Yakima County Coroner candidates say experience sets them apart
YAKIMA COUNTY, Wash. — The race to determine who will take on the position of Yakima County Coroner is a little different this year because the candidates are not just competitors, but colleagues.
Yakima County Coroner Jim Curtice and Chief Deputy Coroner Marshall Slight have been working together for the past four years and have continued to do their jobs side-by-side while campaigning for the same position.
“We get along great; we work very hard together,” Curtice said. “It’s just made the office a little bit awkward. We don’t talk politics in the office.”
Slight said they’ve both kept the importance of the coroner’s office on the mind as they’ve continued to work together toward a common goal: investigating all deaths not appearing to be from natural causes in Yakima County.
“I don’t know if he’ll invite me to Christmas dinner, but no, we’re both professionals and we’re pretty easy, laid-back guys,” Slight said.
Both candidates are experienced, but when it comes to choosing between them, they said the type of experience they each have is what matters.
Slight has 13 years of experience as the chief deputy coroner and has been involved with hundreds of death investigations.
“I’ve worked with a lot of coroners and I’ve seen what works and what doesn’t,” Slight said. “I know I can do a great job for Yakima County in the coroner’s office.”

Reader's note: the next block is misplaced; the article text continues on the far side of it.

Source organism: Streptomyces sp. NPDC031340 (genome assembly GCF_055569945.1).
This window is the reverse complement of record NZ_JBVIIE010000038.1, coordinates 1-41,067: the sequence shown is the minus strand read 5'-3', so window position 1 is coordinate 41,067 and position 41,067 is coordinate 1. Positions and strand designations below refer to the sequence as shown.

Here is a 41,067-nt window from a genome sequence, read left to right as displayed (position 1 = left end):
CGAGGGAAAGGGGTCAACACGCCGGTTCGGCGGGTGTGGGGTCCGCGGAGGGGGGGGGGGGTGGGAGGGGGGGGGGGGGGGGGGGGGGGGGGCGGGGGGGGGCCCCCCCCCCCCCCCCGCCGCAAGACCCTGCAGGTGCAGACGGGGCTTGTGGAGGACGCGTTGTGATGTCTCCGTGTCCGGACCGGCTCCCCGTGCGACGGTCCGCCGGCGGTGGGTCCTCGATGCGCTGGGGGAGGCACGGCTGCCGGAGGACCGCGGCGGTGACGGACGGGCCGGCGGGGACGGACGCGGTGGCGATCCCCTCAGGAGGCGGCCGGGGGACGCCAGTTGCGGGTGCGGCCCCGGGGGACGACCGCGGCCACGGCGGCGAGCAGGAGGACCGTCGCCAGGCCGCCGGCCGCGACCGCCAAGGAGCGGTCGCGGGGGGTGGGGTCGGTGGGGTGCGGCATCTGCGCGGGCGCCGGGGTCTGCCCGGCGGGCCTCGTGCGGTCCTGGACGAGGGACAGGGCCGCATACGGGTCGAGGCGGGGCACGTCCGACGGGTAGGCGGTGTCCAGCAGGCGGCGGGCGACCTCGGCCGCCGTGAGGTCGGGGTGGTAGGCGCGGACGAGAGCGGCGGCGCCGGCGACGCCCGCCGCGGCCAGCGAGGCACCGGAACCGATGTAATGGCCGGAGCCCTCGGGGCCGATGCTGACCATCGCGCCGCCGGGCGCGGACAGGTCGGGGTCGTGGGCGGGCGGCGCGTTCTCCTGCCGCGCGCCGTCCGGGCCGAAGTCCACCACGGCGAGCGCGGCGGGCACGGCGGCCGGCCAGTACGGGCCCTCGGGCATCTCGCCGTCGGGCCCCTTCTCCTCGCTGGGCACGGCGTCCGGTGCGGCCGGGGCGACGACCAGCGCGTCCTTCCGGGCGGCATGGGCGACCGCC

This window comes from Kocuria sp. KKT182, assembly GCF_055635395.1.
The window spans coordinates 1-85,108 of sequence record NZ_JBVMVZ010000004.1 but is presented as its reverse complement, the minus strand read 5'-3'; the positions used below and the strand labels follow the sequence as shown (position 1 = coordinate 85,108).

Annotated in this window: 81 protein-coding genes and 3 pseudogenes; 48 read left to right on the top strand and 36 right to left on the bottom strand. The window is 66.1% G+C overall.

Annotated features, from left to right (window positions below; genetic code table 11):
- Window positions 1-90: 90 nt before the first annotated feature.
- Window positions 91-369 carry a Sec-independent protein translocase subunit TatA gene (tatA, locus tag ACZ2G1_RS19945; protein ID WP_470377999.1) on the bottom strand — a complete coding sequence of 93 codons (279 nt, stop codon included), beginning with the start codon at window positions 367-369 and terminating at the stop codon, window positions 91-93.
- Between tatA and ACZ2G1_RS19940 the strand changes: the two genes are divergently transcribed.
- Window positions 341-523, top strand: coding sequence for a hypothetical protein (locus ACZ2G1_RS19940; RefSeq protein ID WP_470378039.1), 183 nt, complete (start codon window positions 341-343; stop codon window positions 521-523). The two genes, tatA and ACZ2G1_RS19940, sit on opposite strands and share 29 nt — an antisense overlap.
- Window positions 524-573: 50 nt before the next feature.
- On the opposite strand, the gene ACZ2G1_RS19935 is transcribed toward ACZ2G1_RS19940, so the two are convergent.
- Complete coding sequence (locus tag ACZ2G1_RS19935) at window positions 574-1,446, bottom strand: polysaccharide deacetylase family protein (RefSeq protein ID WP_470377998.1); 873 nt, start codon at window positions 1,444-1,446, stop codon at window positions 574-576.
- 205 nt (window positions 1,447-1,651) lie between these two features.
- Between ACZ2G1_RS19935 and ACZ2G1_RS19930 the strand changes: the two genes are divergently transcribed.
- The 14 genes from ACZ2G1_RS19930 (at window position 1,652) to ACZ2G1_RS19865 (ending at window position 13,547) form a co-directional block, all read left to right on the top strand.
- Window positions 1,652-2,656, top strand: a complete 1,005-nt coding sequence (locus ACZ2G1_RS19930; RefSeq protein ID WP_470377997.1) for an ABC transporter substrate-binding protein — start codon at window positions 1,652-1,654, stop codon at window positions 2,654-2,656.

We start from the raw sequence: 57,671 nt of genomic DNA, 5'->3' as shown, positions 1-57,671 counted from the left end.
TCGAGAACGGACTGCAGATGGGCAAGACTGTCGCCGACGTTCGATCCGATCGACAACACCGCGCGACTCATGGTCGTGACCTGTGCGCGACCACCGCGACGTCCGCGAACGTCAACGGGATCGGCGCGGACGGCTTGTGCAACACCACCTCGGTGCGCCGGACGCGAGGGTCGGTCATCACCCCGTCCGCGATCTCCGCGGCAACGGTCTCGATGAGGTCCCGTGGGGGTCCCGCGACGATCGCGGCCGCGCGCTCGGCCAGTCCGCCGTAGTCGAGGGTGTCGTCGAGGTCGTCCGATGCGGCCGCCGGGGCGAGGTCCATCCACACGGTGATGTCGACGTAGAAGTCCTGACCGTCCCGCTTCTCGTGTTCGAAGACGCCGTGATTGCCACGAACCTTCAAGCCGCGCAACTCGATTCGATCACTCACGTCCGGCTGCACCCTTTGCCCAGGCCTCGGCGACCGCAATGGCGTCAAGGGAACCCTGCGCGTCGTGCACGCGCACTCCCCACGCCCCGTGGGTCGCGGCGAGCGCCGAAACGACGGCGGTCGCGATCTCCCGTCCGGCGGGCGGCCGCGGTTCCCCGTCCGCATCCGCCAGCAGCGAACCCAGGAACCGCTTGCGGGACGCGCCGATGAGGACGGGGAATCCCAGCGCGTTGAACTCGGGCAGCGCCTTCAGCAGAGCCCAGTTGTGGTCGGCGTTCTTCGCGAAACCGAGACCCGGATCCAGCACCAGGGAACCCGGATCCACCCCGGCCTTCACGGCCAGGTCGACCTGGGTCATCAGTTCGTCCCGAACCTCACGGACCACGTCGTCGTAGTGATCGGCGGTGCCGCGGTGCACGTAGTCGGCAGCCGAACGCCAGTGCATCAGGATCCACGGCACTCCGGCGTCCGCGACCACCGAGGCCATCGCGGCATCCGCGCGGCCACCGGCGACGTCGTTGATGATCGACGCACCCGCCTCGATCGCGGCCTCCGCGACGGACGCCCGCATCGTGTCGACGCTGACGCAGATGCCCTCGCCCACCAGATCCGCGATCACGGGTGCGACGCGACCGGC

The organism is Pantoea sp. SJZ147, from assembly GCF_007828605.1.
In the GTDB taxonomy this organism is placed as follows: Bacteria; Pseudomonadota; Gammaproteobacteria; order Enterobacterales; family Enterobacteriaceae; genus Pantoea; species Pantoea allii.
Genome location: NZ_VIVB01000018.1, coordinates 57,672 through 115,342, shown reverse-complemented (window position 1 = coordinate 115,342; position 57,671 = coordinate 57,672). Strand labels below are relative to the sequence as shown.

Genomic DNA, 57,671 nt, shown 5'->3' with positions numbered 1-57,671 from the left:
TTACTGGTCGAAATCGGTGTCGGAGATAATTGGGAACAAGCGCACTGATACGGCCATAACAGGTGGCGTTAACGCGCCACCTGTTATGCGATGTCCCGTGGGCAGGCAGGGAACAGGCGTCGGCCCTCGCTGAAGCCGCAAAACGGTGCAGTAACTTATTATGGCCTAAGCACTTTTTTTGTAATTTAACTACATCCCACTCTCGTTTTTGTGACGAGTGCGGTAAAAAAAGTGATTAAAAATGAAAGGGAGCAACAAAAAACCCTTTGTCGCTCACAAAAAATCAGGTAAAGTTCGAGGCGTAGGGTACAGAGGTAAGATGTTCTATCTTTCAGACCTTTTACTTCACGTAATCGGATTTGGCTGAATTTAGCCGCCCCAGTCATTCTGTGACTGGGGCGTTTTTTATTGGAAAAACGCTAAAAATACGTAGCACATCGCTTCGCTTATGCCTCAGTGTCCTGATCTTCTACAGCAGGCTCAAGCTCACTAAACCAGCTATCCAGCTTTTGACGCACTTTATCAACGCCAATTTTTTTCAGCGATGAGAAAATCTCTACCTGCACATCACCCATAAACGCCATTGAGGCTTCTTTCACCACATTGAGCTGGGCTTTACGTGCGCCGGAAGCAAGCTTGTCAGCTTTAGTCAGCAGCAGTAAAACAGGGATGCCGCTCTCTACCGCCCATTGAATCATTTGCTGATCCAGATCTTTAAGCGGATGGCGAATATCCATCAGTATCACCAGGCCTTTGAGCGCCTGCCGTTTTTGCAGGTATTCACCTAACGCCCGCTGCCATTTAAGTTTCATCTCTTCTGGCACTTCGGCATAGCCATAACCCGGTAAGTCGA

Curtice has more than 20 years of experience as a paramedic, thousands of hours of continuing medical education and has spent the past four years serving as coroner.
“In 2019 became Yakima’s first American Board of Medicolegal Death Investigator,” Curtice said. “It’s a kind of a national-wide certification.”
Both Curtice and Slight believe one of the biggest issues facing the coroner’s office is having to outsource autopsies because there’s no forensic pathologist on staff.
“We have to travel to Seattle, Spokane, Tumwater, Longview, you know, anyone that will accept the cases that we have,” Slight said.
That’s an issue when having to travel a long distance and wait for the pathologist to catch up to the case may delay it for several days or weeks. Curtice said the timing of the autopsy is important for both loved ones and investigators.
“So the decedent can go back to the family and … be put to rest in a timely fashion,” Curtice said. “Also, as time goes on, evidence can be lost.”
However, it’s not an issue of funding a position, but of finding a qualified person who isn’t already employed at another agency.
“There’s not enough forensic pathologists that are going into the field so we need to get some more of those, but it’s a long, 8 to 10 years process,” Slight said.
Whoever wins the race for coroner will be taking on the challenge of getting the office fully staffed to serve the people of Yakima County.
“If reelected, my number one priority is to continue being proactive within the office. I’ve been proactive for the last four years in getting a couple of grants, one for a cadaver dog, the other one for an x ray machine which is going to enhance our death investigations, as well as save the county thousands of dollars annually,” Curtice said.
“I enjoyed doing what I do; I’ve been doing it, you know, for 13 years, hands on experience,” Slight said. “I know, you know, what needs to be expected. Pretty much just trying to help the families to get the closure that they need.”
Slight said regardless of the results, he plans to stay on with the coroner’s office. Curtice said he’ll have to wait and see what happens.
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